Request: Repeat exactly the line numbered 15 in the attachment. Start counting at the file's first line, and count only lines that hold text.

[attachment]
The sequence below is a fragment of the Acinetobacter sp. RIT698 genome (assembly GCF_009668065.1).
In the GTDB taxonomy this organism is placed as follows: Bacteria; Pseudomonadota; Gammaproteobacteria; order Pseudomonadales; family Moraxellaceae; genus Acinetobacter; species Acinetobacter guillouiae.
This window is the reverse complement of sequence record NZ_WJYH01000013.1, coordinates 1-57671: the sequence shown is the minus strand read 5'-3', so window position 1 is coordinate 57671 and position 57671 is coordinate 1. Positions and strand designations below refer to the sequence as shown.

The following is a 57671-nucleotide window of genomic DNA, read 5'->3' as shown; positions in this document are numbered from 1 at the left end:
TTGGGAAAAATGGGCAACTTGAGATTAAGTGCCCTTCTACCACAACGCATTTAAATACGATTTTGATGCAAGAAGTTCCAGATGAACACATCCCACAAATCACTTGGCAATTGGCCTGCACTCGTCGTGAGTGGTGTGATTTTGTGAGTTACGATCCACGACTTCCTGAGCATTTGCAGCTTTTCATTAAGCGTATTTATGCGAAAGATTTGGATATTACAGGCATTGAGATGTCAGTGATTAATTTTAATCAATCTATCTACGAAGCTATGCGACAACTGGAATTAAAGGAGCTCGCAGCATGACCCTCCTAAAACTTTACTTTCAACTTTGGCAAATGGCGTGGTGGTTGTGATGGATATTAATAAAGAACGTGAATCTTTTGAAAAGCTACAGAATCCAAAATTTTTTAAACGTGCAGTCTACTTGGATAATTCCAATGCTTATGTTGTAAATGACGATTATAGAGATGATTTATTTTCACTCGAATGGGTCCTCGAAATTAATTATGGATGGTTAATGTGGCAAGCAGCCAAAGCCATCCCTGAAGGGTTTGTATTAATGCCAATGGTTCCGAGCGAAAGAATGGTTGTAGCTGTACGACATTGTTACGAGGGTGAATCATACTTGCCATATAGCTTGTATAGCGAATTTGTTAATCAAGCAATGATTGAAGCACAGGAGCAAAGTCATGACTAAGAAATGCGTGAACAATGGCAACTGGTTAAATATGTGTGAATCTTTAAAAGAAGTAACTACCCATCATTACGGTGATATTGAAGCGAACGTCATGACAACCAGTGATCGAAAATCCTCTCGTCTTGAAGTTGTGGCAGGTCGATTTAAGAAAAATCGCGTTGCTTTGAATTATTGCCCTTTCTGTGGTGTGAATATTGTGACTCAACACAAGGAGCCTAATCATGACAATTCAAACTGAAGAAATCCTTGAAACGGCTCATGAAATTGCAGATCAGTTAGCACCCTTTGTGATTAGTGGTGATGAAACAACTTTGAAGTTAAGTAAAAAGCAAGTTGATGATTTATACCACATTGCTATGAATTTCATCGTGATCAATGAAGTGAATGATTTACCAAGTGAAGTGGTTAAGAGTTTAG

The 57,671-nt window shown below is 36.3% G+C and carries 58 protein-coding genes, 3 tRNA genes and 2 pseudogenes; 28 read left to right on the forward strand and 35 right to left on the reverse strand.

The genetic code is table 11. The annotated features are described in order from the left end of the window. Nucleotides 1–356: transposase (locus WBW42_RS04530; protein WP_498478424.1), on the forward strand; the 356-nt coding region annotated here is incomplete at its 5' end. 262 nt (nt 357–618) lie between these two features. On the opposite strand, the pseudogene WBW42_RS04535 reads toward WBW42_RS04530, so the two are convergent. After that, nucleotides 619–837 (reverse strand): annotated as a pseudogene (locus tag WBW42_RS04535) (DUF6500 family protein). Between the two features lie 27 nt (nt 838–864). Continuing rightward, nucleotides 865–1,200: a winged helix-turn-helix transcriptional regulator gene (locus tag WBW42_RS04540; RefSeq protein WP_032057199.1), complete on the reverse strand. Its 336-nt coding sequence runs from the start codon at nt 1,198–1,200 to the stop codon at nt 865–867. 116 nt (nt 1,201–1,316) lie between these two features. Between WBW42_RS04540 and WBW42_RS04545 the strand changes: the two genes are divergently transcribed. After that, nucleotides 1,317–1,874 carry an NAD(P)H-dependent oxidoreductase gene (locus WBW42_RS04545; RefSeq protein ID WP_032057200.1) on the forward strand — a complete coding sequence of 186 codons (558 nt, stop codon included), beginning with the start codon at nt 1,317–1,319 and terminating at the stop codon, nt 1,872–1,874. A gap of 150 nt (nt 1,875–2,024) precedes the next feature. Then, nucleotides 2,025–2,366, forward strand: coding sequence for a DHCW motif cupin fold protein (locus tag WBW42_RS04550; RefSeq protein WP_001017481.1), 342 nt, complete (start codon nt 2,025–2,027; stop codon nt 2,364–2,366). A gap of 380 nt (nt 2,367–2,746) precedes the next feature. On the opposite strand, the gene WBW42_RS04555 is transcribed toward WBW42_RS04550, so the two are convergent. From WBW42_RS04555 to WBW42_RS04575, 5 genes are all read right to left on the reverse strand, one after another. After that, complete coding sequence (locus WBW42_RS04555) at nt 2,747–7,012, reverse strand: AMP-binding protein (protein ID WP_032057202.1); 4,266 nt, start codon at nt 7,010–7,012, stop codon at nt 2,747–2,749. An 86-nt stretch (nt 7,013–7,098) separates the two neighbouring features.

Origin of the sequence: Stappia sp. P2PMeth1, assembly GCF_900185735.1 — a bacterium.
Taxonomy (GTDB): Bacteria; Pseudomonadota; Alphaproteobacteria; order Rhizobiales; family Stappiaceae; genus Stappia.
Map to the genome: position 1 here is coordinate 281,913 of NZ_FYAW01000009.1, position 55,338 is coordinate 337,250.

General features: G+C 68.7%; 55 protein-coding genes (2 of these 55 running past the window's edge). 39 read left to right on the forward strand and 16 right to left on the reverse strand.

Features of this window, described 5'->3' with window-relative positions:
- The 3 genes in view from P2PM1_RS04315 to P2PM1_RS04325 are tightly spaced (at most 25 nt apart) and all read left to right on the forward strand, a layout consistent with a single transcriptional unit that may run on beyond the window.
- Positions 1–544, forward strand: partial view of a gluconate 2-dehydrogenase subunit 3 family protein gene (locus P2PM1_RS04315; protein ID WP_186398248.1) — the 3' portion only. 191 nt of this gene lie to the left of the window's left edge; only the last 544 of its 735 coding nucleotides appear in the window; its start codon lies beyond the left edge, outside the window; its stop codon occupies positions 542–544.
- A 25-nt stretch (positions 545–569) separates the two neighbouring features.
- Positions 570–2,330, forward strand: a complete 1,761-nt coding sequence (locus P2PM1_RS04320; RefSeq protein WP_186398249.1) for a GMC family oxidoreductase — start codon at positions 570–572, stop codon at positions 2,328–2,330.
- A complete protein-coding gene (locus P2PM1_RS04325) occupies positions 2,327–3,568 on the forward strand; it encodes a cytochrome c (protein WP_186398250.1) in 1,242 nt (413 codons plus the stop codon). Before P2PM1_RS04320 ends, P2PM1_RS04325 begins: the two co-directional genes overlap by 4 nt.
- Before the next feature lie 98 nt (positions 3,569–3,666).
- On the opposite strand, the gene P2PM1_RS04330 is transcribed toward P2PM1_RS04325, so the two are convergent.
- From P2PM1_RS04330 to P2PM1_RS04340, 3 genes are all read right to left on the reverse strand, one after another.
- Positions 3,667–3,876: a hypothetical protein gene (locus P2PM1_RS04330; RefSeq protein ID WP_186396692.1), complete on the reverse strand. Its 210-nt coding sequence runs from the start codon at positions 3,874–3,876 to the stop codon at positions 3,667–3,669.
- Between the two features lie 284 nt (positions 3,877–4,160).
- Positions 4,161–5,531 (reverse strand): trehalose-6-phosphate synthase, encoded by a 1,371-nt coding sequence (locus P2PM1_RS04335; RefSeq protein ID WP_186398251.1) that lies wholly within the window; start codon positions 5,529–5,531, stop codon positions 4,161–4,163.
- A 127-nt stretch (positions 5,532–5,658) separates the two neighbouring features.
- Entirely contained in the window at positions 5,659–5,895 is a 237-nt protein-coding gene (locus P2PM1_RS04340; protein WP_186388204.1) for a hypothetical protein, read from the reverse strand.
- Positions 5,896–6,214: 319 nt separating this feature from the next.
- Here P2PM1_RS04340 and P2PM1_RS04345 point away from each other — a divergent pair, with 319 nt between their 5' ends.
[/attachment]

- A 25-nt stretch (positions 545–569) separates the two neighbouring features.